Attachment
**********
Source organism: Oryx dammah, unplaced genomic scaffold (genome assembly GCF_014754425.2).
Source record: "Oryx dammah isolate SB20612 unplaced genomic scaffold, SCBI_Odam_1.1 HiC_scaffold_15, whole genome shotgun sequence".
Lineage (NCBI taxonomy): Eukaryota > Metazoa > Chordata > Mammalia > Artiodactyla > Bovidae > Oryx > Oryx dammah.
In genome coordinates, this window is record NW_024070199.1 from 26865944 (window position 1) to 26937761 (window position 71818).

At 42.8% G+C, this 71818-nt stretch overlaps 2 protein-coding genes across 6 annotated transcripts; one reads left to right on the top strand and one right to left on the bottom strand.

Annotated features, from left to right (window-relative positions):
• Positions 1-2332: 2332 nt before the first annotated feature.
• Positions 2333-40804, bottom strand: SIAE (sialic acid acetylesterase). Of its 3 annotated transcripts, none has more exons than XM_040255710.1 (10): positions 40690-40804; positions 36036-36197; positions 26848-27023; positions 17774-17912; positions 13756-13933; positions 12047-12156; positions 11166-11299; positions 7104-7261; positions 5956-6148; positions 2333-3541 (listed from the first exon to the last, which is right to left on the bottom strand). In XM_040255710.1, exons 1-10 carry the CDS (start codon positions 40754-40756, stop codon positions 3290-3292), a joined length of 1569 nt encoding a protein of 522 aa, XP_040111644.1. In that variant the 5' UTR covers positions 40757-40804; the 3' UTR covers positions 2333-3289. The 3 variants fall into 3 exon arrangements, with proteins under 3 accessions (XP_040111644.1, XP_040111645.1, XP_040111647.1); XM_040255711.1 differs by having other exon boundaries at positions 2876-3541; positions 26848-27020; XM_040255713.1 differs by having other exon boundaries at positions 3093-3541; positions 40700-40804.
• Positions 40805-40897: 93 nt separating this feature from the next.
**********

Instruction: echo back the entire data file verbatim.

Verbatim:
Source organism: Oryx dammah, unplaced genomic scaffold (genome assembly GCF_014754425.2).
Source record: "Oryx dammah isolate SB20612 unplaced genomic scaffold, SCBI_Odam_1.1 HiC_scaffold_15, whole genome shotgun sequence".
Lineage (NCBI taxonomy): Eukaryota > Metazoa > Chordata > Mammalia > Artiodactyla > Bovidae > Oryx > Oryx dammah.
In genome coordinates, this window is record NW_024070199.1 from 26865944 (window position 1) to 26937761 (window position 71818).

At 42.8% G+C, this 71818-nt stretch overlaps 2 protein-coding genes across 6 annotated transcripts; one reads left to right on the top strand and one right to left on the bottom strand.

Annotated features, from left to right (window-relative positions):
• Positions 1-2332: 2332 nt before the first annotated feature.
• Positions 2333-40804, bottom strand: SIAE (sialic acid acetylesterase). Of its 3 annotated transcripts, none has more exons than XM_040255710.1 (10): positions 40690-40804; positions 36036-36197; positions 26848-27023; positions 17774-17912; positions 13756-13933; positions 12047-12156; positions 11166-11299; positions 7104-7261; positions 5956-6148; positions 2333-3541 (listed from the first exon to the last, which is right to left on the bottom strand). In XM_040255710.1, exons 1-10 carry the CDS (start codon positions 40754-40756, stop codon positions 3290-3292), a joined length of 1569 nt encoding a protein of 522 aa, XP_040111644.1. In that variant the 5' UTR covers positions 40757-40804; the 3' UTR covers positions 2333-3289. The 3 variants fall into 3 exon arrangements, with proteins under 3 accessions (XP_040111644.1, XP_040111645.1, XP_040111647.1); XM_040255711.1 differs by having other exon boundaries at positions 2876-3541; positions 26848-27020; XM_040255713.1 differs by having other exon boundaries at positions 3093-3541; positions 40700-40804.
• Positions 40805-40897: 93 nt separating this feature from the next.